Writing with plants

This is a preview of subscription content, log in to check access.

Notes

  1. 1.

    English translations here and elsewhere are the authors.’

  2. 2.

    Both humans and plants respirate – that is, they take in oxygen from their surroundings and combine it with glucose to produce energy, releasing carbon dioxide in the process. But plants also perform photosynthesis, which fixes carbon dioxide from the air to form glucose, releasing oxygen. Marder and Irigaray emphasize the interplay of human and plant breath: humans inhale oxygen processed by plants, and plants take in carbon dioxide exhaled by humans (and other animals and plants).

  3. 3.

    Kohn makes clear that these tropical rainforests are an intensification of such principles of mutual representation, not a radical break; thus, these principles hold everywhere, no matter how much we would like to ignore them.

References

  1. Barton, A. 2017. The Shakespearean Forest. Cambridge, UK: Cambridge University Press.

    Google Scholar 

  2. Dinshaw, C. 2017. Black Skin, Green Masks: Medieval Foliate Heads, Racial Trauma, and Queer Worldmaking. In The Middle Ages in the Modern World: Twenty-First Century Perspectives, eds. B. Bildhauer and C. Jones, 276–304. Oxford, UK: Oxford University Press.

    Google Scholar 

  3. Hall, M. 2011. Plants as Persons: A Philosophical Botany. Albany, NY: State University of New York Press.

    Google Scholar 

  4. Harrison, R.P. 1992. Forests: The Shadow of Civilization. Chicago, IL: University of Chicago Press.

    Google Scholar 

  5. Johnston, T.R. 2015. Questioning the Threshold of Sexual Difference: Irigarayan Ontology and Transgender, Intersex, and Gender-Nonconforming Being. GLQ: A Journal of Lesbian and Gay Studies 21 (4): 617–33.

    Article  Google Scholar 

  6. Marder, M. 2013. Plant-Thinking: A Philosophy of Vegetal Life. New York: Columbia University Press.

    Google Scholar 

  7. Marder, M. 2014. The Philosopher’s Plant: An Intellectual Herbarium. New York: Columbia University Press.

    Google Scholar 

  8. Marder, M. 2016. Grafts: Writings on Plants. Minneapolis, MN: Univocal.

    Google Scholar 

  9. McCracken, P. 2012. The Floral and the Human. In Animal, Vegetable, Mineral: Ethics and Objects, ed. J. J. Cohen, 65–90. Washington, DC: Oliphaunt Books.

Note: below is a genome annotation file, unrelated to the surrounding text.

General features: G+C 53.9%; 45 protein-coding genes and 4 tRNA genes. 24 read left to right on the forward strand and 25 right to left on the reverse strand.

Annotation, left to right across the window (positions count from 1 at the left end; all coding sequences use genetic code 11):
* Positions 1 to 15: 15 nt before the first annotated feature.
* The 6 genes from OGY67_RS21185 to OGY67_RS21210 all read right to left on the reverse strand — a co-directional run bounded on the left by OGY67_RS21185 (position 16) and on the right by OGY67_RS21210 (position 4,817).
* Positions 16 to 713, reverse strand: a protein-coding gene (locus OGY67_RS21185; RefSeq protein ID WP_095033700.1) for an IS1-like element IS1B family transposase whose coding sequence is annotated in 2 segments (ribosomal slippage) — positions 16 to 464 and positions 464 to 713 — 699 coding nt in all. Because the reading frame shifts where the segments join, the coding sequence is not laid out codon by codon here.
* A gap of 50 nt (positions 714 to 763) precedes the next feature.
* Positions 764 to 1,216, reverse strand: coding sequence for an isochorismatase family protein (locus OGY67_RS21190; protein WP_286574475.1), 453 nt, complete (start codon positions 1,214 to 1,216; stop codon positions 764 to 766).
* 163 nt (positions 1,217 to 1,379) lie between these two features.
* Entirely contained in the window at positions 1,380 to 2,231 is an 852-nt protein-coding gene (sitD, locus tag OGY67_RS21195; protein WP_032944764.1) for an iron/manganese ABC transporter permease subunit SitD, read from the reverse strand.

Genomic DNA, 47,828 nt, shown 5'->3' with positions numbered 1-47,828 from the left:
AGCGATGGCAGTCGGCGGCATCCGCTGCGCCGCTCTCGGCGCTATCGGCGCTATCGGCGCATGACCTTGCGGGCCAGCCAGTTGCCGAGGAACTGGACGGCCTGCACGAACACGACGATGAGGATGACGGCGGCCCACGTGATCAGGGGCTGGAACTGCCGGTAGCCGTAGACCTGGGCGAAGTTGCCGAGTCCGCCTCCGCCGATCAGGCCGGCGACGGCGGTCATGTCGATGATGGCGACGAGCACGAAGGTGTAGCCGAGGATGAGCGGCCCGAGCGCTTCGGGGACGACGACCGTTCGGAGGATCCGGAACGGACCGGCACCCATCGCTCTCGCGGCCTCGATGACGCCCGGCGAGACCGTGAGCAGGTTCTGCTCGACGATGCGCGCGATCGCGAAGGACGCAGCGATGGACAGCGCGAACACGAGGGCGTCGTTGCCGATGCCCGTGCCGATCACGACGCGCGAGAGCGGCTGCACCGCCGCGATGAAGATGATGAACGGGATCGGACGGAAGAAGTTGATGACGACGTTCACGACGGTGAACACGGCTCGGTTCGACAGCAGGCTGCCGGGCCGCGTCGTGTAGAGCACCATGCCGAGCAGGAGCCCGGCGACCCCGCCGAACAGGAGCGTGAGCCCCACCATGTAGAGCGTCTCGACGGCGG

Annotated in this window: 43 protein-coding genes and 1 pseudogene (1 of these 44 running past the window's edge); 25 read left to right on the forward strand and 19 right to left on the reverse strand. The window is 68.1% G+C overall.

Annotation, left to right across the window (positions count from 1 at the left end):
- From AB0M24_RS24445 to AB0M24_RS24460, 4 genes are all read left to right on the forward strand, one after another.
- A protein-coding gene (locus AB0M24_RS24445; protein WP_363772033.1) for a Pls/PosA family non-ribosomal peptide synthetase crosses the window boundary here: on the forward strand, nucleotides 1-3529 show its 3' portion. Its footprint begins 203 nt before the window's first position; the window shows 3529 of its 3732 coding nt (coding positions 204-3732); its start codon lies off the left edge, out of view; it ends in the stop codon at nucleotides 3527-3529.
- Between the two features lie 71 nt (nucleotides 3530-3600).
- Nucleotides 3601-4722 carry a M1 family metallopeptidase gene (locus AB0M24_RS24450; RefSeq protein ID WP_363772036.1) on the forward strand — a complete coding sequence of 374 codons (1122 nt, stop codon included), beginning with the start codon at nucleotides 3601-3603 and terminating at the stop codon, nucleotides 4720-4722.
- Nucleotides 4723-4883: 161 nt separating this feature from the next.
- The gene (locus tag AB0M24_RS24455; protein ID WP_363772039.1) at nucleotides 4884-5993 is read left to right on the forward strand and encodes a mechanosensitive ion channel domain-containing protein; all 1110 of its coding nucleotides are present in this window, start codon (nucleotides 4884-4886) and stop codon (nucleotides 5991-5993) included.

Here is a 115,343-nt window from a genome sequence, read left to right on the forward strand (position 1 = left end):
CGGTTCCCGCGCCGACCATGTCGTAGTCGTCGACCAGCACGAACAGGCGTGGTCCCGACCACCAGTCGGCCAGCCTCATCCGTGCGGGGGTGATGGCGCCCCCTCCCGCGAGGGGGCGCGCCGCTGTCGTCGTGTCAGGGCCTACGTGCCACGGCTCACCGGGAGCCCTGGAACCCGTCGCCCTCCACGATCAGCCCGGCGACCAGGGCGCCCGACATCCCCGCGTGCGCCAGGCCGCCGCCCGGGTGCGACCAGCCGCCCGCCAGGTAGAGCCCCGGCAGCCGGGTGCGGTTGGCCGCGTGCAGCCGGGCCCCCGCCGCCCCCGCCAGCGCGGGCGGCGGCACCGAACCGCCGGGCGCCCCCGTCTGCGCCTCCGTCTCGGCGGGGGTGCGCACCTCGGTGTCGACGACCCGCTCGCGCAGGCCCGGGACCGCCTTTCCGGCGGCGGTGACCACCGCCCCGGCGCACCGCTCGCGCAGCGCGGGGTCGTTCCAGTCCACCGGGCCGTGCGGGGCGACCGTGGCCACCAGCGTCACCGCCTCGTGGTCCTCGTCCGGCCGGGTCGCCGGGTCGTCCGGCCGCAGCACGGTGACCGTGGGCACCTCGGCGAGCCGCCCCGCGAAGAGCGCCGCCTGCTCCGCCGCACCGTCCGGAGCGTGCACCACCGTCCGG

Google Scholar 

  10. Miller, E.P. 2002. The Vegetative Soul: From Philosophy of Nature to Subjectivity in the Feminine. Albany, NY: State University of New York Press.

    Google Scholar 

  11. Nardizzi, V. 2013. Wooden Os: Shakespeare’s Theatres and England’s Trees. Toronto, Canada: University of Toronto Press.

    Google Scholar 

  12. Patience. 1982. In The Poems of the Pearl Manuscript: Pearl, Cleanness, Patience, Sir Gawain and the Green Knight, ed. M. Andrew and R. Waldron, 185–206. Berkeley, CA: University of California Press.

  13. Rudd, G. 2007. Greenery: Ecocritical Readings of Late Medieval English Literature. Manchester, UK; New York: Manchester University Press.

  14. Saunders, C.J. 1993. The Forest of Medieval Romance: Avernus, Broceliande, Arden. Cambridge, UK: D.S. Brewer.

    Google Scholar 

  15. Staley, L. 2012. The Island Garden: England’s Language of Nation from Gildas to Marvell. Notre Dame, IN: University of Notre Dame Press.

    Google Scholar 

  16. Theis, J.S. 2009. Writing the Forest in Early Modern England: A Sylvan Pastoral Nation. Pittsburgh, PA: Duquesne University Press.

    Google Scholar 

  17. Wheeler, A. 2017. An Interview with Luce Irigaray on Through Vegetal Being: Two Philosophical Perspectives and Sexuate Difference. Angelaki, 22 (4): 177–81.

    Article  Google Scholar 

Download references

Author information

Affiliations

Authors

Corresponding author

Correspondence to Haylie Swenson.

Rights and permissions

Reprints and Permissions

About this article

Verify currency and authenticity via CrossMark

Cite this article

Allor, D., Swenson, H. Writing with plants. Postmedieval 9, 496–510 (2018). https://doi.org/10.1057/s41280-018-0108-0

Download citation